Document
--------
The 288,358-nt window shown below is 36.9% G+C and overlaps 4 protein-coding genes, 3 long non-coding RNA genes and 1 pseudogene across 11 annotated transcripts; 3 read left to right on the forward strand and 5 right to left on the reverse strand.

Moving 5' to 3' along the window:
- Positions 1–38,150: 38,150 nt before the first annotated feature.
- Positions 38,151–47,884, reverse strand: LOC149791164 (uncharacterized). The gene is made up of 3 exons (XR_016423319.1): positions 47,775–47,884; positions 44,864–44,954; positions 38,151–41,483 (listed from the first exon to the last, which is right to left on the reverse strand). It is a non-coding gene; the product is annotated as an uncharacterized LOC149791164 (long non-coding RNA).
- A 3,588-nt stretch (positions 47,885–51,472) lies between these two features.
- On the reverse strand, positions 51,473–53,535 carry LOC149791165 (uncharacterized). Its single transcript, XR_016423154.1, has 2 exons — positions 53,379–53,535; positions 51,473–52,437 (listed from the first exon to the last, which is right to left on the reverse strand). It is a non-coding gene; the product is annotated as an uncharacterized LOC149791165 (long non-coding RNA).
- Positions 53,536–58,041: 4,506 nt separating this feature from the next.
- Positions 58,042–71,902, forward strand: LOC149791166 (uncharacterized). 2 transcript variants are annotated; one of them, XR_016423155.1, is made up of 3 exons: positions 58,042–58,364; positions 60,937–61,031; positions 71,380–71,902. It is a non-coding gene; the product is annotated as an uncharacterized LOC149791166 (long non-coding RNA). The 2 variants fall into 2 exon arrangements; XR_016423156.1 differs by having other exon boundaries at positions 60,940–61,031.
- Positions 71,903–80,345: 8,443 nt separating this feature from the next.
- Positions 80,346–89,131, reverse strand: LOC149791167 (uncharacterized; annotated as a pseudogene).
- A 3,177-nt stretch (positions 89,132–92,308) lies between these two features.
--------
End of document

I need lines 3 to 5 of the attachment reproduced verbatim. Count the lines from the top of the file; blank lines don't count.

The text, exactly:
- Positions 1–38,150: 38,150 nt before the first annotated feature.
- Positions 38,151–47,884, reverse strand: LOC149791164 (uncharacterized). The gene is made up of 3 exons (XR_016423319.1): positions 47,775–47,884; positions 44,864–44,954; positions 38,151–41,483 (listed from the first exon to the last, which is right to left on the reverse strand). It is a non-coding gene; the product is annotated as an uncharacterized LOC149791164 (long non-coding RNA).
- A 3,588-nt stretch (positions 47,885–51,472) lies between these two features.